I wanted to write a post on style and performance, and then I remembered the following review from the November/December 2000 American Record Guide. In re-reading it, I can see the beginnings of some of the ideas I explored in the unpublished piece on criticism I wrote for ARG as well as the genesis of the 101 project. Here it is, with some changes.
New York New Music Ensemble; Speculum Musicae; Susan Narucki, s; Peggy Pearson, ob; Bayla Keyes, v; Mary Ruth Ray, va; Rhonda Rider, vc; David Starobin, gt
Bridge 9097 (Koch) 67 minutes
If musical modernism (I mean “modernism” with a capital “M”, but I’m not going to capitalize it) was a failure, as many would have us believe, who is to blame? Is it composers for writing music “people” can’t understand (though many people can and do understand it, whatever that means, if anything), or for getting too far “out in front” of audiences, performers, and (especially?) critics, or for merely not being Beethoven or Tchaikovsky?
Before assigning blame if blame must be assigned, the “failure” of modernism should be defined, rather than merely asserted. Many writers and others point to the small audience for modernist music as a sign of its artistic failure: If it was any good, people would want to hear it, so the familiar argument goes. This kind of market theory of artistic value puts our music on a slippery slope, as classical music as a whole is not terribly popular with a large, general public. And besides that, I remain unconvinced that audiences for modernist music are necessarily small when compared with other art music audiences.
Proponents of modernism often claimed that once their music was heard enough, the public would follow, even to the point of Webern’s famous declaration that one day his music would be “sung in the streets”. This has not come to pass, as readers of ARG well know. There are now regular performances of the central composers and works of the modernist movement, so it would seem that if mere exposure to the music was to convert the public, it would have been converted by now.
What if those who claimed that composers were too far ahead of performers were right, but that as the gap between composers’ conceptions and performers’ ability to realize them shrank, the public would begin to find connections with the music?
Happily, there is anecdotal evidence that this phenomenon may be taking hold. Recent concerts featuring the music of Elliott Carter have drawn large crowds and the attention of the world press, and England’s Proms series continue to include major modernist pieces and play to big crowds.
The new disc of chamber music by Argentina-born Mario Davidovsky represents another aspect of this nascent trend. Here we have difficult, uncompromising music played with care, understanding, and most importantly, expression.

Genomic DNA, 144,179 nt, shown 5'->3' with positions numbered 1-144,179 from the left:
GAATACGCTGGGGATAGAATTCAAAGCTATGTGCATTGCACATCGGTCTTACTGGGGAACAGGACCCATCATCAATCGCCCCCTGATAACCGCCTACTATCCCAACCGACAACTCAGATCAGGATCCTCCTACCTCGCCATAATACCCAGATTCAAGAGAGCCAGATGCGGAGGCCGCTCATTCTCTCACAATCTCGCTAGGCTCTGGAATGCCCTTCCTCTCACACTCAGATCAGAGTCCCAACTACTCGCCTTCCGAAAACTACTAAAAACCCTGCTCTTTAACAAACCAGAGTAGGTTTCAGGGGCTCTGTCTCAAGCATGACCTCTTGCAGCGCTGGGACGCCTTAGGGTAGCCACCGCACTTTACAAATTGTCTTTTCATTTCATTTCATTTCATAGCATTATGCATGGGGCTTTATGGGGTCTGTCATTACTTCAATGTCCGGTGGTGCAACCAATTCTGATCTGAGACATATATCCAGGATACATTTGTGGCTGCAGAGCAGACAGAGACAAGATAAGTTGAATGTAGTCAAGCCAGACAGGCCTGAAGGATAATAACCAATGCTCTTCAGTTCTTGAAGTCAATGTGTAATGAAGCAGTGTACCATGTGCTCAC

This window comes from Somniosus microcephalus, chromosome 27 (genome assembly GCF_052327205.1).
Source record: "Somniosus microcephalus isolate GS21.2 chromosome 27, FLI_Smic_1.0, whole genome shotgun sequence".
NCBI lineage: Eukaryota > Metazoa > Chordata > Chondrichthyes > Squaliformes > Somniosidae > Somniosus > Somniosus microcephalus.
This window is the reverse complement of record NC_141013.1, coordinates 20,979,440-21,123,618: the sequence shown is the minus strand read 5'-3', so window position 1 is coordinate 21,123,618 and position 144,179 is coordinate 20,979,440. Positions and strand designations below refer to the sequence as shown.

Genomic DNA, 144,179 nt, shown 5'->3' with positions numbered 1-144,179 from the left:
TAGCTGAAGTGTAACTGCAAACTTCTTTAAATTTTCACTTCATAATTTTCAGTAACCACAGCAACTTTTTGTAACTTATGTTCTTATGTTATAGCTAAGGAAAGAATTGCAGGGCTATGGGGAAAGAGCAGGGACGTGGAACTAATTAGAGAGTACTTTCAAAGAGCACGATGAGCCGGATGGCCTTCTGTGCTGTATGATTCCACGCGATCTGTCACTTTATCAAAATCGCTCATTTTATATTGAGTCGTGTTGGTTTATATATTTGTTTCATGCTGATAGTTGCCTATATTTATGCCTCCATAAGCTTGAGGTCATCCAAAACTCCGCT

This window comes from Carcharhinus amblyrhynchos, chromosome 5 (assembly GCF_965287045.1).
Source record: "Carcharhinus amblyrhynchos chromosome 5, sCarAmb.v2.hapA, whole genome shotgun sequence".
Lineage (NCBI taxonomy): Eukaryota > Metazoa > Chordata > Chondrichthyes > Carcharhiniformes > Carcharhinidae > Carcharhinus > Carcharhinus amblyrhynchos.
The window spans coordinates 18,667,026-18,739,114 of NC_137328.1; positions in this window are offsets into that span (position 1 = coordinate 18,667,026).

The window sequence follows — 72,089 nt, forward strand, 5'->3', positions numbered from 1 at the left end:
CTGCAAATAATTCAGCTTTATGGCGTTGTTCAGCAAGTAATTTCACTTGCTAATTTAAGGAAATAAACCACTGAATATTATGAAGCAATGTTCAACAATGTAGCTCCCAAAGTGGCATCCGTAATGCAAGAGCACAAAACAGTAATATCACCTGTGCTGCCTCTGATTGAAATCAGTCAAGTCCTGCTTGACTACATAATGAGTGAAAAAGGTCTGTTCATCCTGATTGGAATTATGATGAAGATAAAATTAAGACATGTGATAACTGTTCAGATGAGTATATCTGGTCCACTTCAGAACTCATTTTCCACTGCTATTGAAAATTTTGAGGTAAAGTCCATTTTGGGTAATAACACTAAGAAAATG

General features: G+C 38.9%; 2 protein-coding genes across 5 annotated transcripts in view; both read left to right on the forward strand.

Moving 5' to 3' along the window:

Modernism, it is clear at this late date, was not as absorbed with “obliterating” the past as it often seemed, or even as many of its practitioners declared. The kinds of performances on this disc show that there is a clear connection with the past in this music. The performers, including members of Speculum Musicae and the New York New Music Ensemble, as well as soloists and members of other ensembles, shape his sometimes lyrical, sometimes angular phrases as though they were as easy and direct as phrases by Mozart, Wagner, or Chopin.
Each piece on the program has its moments, at least. Flashbacks (1995) is a colorful and evocative work scored for Pierrot* ensemble plus percussion. Lyrical lines stand beside dramatic, angular gestures in this piece, as they do in Festino (1994), for guitar, viola , cello, and percussion. The 1983 song cycle Romancero (if the poet is credited in the notes, I missed it) too combines long lines with sharply-etched instrumental gestures. The Quartetto 2 (1996) for oboe and string trio is reminiscent of the Carter Oboe Concerto in the playfulness and serious lightness of the oboe line against a sterner accompaniment. Peggy Pearson captures the spirit wonderfully.
Davidovsky is probably best known for the Synchronisms series in which instrumentalists, usually soloists, though some of the pieces have ensembles, play with and against pre-recorded electronic tapes. David Starobin, one of the foremost interpreters of contemporary guitar music, gives a powerful performance of Synchronisms No. 10 (1992). Part of the tension and drama in this piece lies in the fact that the guitar has a full four and a half minutes of virtuoso music before the tape ever enters. As in all of the pieces in the series, the implacability of the tape set against the expressively flexibility of the instrumental music provides contrast and drama.
Much of Davidovsky’s music has the surface volatility associated with modernism, to be sure. This volatility comes to the fore through much of the course of the String Trio (1982). Longer lines and delicate harmonics mediate the volatility, making the piece an expressive study in contrast.
What this disc embodies, then, is a new approach to the performance of modernist music. In the past, the “strangeness” or “otherness” of the music was emphasized in performance, to the detriment of the traditional musical values given equal status here. The dialogue between the past and the present was/is an integral part of the modernist movement.
These performers make a strong case for Davidovsky’s music, as does Bridge, with its excellent sound. That is all any composer can ask for, and the least they should be able to expect.
*Arnold Schoenberg’s Pierrot Lunaire (1912) is scored for flute, clarinet, violin, cello, and piano, in addition to voice. This combination became semi-standard (often including percussion) in the 20th century, because of the wide range of timbres available with a small number of players.